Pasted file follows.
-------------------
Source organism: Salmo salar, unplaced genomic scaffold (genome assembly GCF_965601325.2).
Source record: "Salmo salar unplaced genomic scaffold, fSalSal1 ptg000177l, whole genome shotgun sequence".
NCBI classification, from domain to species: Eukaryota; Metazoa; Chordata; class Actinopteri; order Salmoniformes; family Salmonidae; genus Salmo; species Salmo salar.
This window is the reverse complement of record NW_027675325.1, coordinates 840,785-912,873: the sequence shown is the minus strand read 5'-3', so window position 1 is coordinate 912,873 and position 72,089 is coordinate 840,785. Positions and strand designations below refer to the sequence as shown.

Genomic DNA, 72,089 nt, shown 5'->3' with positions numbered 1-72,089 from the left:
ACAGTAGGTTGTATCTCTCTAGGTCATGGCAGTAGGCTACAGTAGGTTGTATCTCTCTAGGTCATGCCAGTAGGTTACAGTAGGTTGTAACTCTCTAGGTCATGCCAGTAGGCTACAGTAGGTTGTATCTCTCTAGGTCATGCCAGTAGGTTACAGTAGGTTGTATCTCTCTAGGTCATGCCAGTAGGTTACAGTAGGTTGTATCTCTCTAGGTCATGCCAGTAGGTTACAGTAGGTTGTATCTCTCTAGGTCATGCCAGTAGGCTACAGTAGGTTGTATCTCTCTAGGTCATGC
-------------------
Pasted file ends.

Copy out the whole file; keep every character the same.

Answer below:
Source organism: Salmo salar, unplaced genomic scaffold (genome assembly GCF_965601325.2).
Source record: "Salmo salar unplaced genomic scaffold, fSalSal1 ptg000177l, whole genome shotgun sequence".
NCBI classification, from domain to species: Eukaryota; Metazoa; Chordata; class Actinopteri; order Salmoniformes; family Salmonidae; genus Salmo; species Salmo salar.
This window is the reverse complement of record NW_027675325.1, coordinates 840,785-912,873: the sequence shown is the minus strand read 5'-3', so window position 1 is coordinate 912,873 and position 72,089 is coordinate 840,785. Positions and strand designations below refer to the sequence as shown.

Genomic DNA, 72,089 nt, shown 5'->3' with positions numbered 1-72,089 from the left:
ACAGTAGGTTGTATCTCTCTAGGTCATGGCAGTAGGCTACAGTAGGTTGTATCTCTCTAGGTCATGCCAGTAGGTTACAGTAGGTTGTAACTCTCTAGGTCATGCCAGTAGGCTACAGTAGGTTGTATCTCTCTAGGTCATGCCAGTAGGTTACAGTAGGTTGTATCTCTCTAGGTCATGCCAGTAGGTTACAGTAGGTTGTATCTCTCTAGGTCATGCCAGTAGGTTACAGTAGGTTGTATCTCTCTAGGTCATGCCAGTAGGCTACAGTAGGTTGTATCTCTCTAGGTCATGC